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I ran a 2x2 ANOVA in which I predicted anxiety from two binary predictors (gender and agegroup).

Tests of Between-Subjects

Parameter Estimates

I couldn't understand why the p-values in the Tests of Between-Subjects Effects table did not match those in the Parameter Estimates table. The p-values for agegp and gender don't match, although the one for the interaction does.

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In SPSS General Linear Models procedure (GLM: i.e. ANOVA, MANOVA, etc.) with categorical predictors (factors) specified, the p-values discrepancy observed for the factors between the ANOVA-table and the parameter estimates table has this reason. ANOVA table always corresponds to deviation contrast coding of the factors. Parameters table corresponds to indicator (i.e. dummy variables) contrast coding of the factors.

You may check it yourself. Do some basic ANOVA in GLM. Then recode your factor(s) into deviation variables (codes 1, 0, -1) and perform linear regression with them. Compare the p-values with those from ANOVA table. Likewise, recode your factor(s) into dummy variables (codes 1, 0) and perform linear regression. Compare the p-values with those from parameter estimates table.

Parameters table always correspond to regressional, type III SS, reckoning of sums-of-squares, but ANOVA table could reflect also other reckoning (such as type I or II or IV SS) which will add to the discrepancy of p-values.

Note that using syntax of GLM command, specifically LMATRIX subcommand, you can request different ways to recode factors internally into various types of contrast variables. The p-values for those will be displayed in an additional table of the output.

P.S. In SPSS, there exists, besides GLM, also and older procedure MANOVA - now available only through syntax, not menu. Despite being "old", the command is still very valuable and keeps some options not available in GLM (including allowance of fractional case weights). There, if I remember correctly, no "discrepancy" occurs because by default the procedure uses deviation coding only.

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  • $\begingroup$ +1. Correct me if I am wrong, but it seems that unlike what I saw mentioned in some documents, the discrepancy occurs even in the balanced ANOVA design. Also, I note that if one factor has more than 2 levels, then I guess there will be several corresponding parameters in the parameters table, with separate p-values, whereas the ANOVA table will report only one p-value for the main effect of each factor. $\endgroup$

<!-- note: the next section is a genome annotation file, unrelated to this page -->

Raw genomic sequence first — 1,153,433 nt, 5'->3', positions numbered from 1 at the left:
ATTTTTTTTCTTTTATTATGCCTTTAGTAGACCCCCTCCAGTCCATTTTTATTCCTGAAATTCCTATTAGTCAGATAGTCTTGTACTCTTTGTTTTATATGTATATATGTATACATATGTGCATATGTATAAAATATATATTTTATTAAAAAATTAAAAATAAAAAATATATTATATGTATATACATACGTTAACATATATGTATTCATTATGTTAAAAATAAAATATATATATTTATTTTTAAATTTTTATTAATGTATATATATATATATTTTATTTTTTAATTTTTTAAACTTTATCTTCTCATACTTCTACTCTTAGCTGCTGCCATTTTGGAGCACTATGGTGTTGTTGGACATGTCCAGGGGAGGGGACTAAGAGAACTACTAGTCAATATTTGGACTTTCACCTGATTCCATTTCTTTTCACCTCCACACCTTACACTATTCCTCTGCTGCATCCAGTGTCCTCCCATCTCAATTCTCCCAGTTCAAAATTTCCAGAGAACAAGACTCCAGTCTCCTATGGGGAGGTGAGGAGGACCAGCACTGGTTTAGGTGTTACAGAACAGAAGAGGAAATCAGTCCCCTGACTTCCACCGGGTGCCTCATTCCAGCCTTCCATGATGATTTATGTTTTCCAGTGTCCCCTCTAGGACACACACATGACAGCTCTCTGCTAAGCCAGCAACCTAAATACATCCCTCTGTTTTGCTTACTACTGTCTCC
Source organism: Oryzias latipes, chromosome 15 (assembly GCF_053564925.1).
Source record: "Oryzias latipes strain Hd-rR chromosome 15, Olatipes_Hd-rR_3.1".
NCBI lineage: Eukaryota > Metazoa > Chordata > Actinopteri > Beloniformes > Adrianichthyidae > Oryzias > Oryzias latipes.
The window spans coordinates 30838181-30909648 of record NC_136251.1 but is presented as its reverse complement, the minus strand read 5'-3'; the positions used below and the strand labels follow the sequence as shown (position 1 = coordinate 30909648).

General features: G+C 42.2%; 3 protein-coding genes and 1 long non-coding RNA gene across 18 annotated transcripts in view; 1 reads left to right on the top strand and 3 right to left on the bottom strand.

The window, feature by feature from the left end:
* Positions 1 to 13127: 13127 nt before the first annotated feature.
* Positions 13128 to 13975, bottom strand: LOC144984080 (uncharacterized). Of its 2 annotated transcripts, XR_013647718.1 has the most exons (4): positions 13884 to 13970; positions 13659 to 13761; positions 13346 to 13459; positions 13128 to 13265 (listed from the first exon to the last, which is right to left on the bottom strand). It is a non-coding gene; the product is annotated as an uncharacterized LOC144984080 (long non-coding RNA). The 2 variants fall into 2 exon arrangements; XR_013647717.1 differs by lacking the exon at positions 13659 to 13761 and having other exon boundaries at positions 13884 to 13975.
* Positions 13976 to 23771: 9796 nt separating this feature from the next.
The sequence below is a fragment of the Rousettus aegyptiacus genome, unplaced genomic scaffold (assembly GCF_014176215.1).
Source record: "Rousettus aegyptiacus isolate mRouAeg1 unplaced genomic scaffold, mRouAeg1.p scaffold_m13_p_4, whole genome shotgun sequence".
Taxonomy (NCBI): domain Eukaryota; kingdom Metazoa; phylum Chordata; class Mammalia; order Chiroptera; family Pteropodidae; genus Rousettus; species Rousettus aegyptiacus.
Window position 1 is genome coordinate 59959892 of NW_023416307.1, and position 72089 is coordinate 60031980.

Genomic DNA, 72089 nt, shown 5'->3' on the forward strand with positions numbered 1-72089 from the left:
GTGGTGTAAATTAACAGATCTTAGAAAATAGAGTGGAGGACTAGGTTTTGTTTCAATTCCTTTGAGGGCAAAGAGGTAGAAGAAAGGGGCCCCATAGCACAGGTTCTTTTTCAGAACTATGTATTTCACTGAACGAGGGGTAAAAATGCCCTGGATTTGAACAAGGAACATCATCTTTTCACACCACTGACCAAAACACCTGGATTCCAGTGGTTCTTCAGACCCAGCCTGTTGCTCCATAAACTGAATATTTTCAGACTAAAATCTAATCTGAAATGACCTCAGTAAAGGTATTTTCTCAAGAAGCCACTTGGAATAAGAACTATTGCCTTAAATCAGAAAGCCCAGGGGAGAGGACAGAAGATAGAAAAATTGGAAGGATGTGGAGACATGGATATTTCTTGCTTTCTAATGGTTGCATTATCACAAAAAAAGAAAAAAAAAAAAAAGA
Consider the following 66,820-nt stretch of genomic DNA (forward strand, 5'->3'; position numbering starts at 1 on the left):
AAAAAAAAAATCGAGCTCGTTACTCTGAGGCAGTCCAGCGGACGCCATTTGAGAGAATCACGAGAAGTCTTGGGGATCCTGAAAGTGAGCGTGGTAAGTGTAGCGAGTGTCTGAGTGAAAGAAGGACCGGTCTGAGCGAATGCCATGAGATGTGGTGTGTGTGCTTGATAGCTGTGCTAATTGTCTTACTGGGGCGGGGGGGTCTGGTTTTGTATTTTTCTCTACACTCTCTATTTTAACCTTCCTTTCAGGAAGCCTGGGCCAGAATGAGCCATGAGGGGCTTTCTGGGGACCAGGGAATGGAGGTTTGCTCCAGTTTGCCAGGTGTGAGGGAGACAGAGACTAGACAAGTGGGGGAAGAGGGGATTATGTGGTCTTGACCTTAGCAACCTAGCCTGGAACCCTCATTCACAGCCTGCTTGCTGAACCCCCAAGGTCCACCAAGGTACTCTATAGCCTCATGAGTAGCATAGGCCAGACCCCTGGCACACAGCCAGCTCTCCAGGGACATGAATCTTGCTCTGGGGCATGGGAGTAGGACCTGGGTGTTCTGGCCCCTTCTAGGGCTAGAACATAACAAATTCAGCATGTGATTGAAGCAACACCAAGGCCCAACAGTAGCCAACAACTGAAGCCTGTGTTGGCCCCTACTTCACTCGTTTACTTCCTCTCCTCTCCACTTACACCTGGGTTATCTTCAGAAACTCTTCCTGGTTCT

– amoeba
    Commented Apr 30, 2016 at 14:16
  • $\begingroup$ @amoeba, yes of course, ANOVA table aggregates levels of factors, as by tradition. One can do the proper aggregation by hand in the parameters table to be able to compare with those ANOVA-table p-values. As for the first part of your comment about a balanced design, I didn't quite understand it, sorry. $\endgroup$
    – ttnphns
    Commented Apr 30, 2016 at 14:39
  • $\begingroup$ In the ANOVA context, "balanced" design means that all "cells" (combinations of each factor level) have the same number of samples. If ANOVA is unbalanced, then various complications arise, such as the difference between Type I/II/III sums of squares, etc. My point here is that the discrepancy between p-values in the ANOVA table and in the Parameter Estimates table arises even in the well-behaved balanced situation. $\endgroup$
    – amoeba
    Commented Apr 30, 2016 at 20:43
  • $\begingroup$ @amoeba, I know things you are saying about the balanced/unbalanced designs. What I did not understand was your apparent concern (surprise?) that those p-value differences are observed under balancedness as well. Were you expecting them to vanish? $\endgroup$
    – ttnphns
    Commented Apr 30, 2016 at 23:48

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